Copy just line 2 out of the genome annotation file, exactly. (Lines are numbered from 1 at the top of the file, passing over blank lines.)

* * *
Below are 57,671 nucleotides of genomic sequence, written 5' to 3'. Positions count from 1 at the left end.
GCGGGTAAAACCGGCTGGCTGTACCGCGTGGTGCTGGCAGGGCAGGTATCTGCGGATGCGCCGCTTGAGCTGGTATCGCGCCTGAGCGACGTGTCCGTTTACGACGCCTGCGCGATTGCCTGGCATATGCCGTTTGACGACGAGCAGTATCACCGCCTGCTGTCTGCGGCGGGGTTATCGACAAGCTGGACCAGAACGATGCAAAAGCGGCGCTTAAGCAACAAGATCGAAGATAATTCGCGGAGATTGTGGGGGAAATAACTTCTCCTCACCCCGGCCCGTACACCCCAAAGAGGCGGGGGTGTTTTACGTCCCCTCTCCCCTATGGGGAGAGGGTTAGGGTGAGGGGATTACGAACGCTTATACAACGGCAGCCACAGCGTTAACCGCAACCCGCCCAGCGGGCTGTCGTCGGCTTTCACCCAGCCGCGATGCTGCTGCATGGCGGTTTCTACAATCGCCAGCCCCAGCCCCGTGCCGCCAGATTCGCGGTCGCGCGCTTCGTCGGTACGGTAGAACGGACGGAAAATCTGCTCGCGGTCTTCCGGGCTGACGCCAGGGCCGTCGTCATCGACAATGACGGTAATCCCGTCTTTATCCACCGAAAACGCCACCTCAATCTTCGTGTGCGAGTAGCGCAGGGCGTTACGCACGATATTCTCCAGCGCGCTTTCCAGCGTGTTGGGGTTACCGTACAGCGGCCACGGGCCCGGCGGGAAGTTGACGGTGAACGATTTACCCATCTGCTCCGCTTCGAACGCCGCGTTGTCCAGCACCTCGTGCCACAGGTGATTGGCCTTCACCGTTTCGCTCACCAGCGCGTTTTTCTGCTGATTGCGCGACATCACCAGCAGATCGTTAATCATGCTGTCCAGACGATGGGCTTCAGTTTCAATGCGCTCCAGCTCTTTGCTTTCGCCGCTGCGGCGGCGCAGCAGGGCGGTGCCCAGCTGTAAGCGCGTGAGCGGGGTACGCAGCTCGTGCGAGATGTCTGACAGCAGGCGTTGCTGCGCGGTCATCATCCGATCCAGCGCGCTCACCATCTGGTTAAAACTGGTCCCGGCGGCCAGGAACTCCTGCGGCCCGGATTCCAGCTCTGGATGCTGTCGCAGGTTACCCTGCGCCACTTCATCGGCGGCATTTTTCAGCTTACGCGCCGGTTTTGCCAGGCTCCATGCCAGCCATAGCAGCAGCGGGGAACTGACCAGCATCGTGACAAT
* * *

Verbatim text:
GCGGGTAAAACCGGCTGGCTGTACCGCGTGGTGCTGGCAGGGCAGGTATCTGCGGATGCGCCGCTTGAGCTGGTATCGCGCCTGAGCGACGTGTCCGTTTACGACGCCTGCGCGATTGCCTGGCATATGCCGTTTGACGACGAGCAGTATCACCGCCTGCTGTCTGCGGCGGGGTTATCGACAAGCTGGACCAGAACGATGCAAAAGCGGCGCTTAAGCAACAAGATCGAAGATAATTCGCGGAGATTGTGGGGGAAATAACTTCTCCTCACCCCGGCCCGTACACCCCAAAGAGGCGGGGGTGTTTTACGTCCCCTCTCCCCTATGGGGAGAGGGTTAGGGTGAGGGGATTACGAACGCTTATACAACGGCAGCCACAGCGTTAACCGCAACCCGCCCAGCGGGCTGTCGTCGGCTTTCACCCAGCCGCGATGCTGCTGCATGGCGGTTTCTACAATCGCCAGCCCCAGCCCCGTGCCGCCAGATTCGCGGTCGCGCGCTTCGTCGGTACGGTAGAACGGACGGAAAATCTGCTCGCGGTCTTCCGGGCTGACGCCAGGGCCGTCGTCATCGACAATGACGGTAATCCCGTCTTTATCCACCGAAAACGCCACCTCAATCTTCGTGTGCGAGTAGCGCAGGGCGTTACGCACGATATTCTCCAGCGCGCTTTCCAGCGTGTTGGGGTTACCGTACAGCGGCCACGGGCCCGGCGGGAAGTTGACGGTGAACGATTTACCCATCTGCTCCGCTTCGAACGCCGCGTTGTCCAGCACCTCGTGCCACAGGTGATTGGCCTTCACCGTTTCGCTCACCAGCGCGTTTTTCTGCTGATTGCGCGACATCACCAGCAGATCGTTAATCATGCTGTCCAGACGATGGGCTTCAGTTTCAATGCGCTCCAGCTCTTTGCTTTCGCCGCTGCGGCGGCGCAGCAGGGCGGTGCCCAGCTGTAAGCGCGTGAGCGGGGTACGCAGCTCGTGCGAGATGTCTGACAGCAGGCGTTGCTGCGCGGTCATCATCCGATCCAGCGCGCTCACCATCTGGTTAAAACTGGTCCCGGCGGCCAGGAACTCCTGCGGCCCGGATTCCAGCTCTGGATGCTGTCGCAGGTTACCCTGCGCCACTTCATCGGCGGCATTTTTCAGCTTACGCGCCGGTTTTGCCAGGCTCCATGCCAGCCATAGCAGCAGCGGGGAACTGACCAGCATCGTGACAAT